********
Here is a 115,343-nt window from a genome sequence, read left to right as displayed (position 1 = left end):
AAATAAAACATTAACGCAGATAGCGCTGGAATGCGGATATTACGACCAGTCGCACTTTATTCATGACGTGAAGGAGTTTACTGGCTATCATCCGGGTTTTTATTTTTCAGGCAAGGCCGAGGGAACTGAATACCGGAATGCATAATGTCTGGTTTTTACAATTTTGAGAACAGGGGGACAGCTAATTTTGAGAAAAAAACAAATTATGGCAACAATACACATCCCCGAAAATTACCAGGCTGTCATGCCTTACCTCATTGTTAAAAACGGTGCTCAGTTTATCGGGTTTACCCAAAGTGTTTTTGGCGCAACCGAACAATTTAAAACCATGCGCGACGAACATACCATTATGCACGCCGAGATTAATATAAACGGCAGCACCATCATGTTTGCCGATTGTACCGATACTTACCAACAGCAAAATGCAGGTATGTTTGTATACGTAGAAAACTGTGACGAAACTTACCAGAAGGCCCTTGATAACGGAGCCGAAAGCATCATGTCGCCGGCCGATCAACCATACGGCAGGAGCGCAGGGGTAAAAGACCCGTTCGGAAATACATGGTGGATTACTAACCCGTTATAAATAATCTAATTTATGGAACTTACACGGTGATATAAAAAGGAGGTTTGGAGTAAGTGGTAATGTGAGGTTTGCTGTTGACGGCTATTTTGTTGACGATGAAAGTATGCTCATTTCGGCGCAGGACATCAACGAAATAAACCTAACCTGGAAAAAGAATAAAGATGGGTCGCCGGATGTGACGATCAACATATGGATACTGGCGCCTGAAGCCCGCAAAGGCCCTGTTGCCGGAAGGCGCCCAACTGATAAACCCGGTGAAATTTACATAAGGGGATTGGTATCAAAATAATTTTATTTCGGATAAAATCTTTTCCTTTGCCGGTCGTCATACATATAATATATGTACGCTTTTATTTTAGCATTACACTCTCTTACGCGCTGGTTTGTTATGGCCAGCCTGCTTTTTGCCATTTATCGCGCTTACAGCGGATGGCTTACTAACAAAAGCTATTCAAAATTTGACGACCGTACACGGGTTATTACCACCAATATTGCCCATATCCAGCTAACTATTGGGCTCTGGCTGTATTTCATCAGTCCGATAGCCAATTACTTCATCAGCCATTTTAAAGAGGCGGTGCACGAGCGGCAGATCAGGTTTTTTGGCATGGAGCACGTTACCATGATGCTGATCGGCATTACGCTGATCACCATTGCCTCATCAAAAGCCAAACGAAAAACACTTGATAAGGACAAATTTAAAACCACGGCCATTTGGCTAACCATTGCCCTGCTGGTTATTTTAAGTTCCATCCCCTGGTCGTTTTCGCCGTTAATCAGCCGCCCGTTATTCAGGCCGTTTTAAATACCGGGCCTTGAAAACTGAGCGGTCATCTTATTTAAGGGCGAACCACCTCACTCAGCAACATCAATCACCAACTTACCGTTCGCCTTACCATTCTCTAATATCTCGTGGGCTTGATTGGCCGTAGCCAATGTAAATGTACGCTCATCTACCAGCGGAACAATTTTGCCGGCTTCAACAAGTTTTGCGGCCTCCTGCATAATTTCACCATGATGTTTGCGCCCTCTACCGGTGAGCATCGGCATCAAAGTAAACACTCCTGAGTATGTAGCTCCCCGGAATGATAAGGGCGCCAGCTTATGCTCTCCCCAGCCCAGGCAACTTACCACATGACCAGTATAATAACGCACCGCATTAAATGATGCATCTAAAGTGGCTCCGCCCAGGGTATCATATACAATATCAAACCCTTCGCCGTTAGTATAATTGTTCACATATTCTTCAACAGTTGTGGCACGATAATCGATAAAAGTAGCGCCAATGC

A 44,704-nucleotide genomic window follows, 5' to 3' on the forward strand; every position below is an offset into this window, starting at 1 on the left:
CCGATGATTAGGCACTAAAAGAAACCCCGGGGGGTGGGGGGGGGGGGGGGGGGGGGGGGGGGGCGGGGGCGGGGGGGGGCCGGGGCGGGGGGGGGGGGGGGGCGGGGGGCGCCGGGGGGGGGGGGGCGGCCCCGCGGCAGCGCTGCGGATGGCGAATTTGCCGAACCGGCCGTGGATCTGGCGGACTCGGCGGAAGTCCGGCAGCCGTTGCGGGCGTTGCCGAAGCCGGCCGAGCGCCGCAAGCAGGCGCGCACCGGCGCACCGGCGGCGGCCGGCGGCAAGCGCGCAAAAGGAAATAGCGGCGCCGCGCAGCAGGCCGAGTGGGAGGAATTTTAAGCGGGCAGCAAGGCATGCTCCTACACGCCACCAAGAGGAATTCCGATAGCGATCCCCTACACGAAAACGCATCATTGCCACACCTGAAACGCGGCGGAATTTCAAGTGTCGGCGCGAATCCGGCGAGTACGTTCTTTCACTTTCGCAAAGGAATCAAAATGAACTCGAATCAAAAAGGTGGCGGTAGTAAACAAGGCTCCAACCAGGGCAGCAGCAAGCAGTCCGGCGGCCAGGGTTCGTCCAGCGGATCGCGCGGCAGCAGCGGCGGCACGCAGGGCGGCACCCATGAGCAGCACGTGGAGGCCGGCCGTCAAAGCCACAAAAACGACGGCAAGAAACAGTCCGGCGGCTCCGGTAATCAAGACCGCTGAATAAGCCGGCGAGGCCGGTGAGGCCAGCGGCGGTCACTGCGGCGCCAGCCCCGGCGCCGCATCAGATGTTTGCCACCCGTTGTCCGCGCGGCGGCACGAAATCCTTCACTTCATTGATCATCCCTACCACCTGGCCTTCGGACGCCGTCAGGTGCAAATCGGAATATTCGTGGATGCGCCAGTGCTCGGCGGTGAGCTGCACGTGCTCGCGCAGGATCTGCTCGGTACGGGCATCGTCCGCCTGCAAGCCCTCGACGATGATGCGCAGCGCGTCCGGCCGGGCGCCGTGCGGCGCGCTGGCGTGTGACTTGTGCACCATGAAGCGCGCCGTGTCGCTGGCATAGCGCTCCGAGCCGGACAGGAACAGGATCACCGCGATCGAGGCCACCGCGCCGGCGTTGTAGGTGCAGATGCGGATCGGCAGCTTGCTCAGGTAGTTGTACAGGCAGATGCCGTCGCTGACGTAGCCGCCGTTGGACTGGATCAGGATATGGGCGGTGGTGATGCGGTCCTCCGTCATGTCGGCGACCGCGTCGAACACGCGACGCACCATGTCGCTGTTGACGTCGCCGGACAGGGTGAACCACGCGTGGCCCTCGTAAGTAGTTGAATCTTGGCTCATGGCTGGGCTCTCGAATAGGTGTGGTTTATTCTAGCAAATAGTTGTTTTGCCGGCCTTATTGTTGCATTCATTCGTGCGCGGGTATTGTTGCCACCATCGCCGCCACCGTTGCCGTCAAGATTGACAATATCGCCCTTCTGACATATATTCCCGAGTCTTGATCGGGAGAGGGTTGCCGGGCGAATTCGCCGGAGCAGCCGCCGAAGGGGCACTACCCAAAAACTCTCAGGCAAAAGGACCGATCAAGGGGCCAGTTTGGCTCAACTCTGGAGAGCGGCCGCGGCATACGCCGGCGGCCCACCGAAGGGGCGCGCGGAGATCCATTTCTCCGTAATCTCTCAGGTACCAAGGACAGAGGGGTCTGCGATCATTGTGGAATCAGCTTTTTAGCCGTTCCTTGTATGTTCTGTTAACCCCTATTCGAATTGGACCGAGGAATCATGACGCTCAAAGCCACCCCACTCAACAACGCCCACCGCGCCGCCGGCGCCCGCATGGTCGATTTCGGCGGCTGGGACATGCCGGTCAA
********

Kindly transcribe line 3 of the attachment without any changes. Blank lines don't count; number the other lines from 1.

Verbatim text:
A 44,704-nucleotide genomic window follows, 5' to 3' on the forward strand; every position below is an offset into this window, starting at 1 on the left: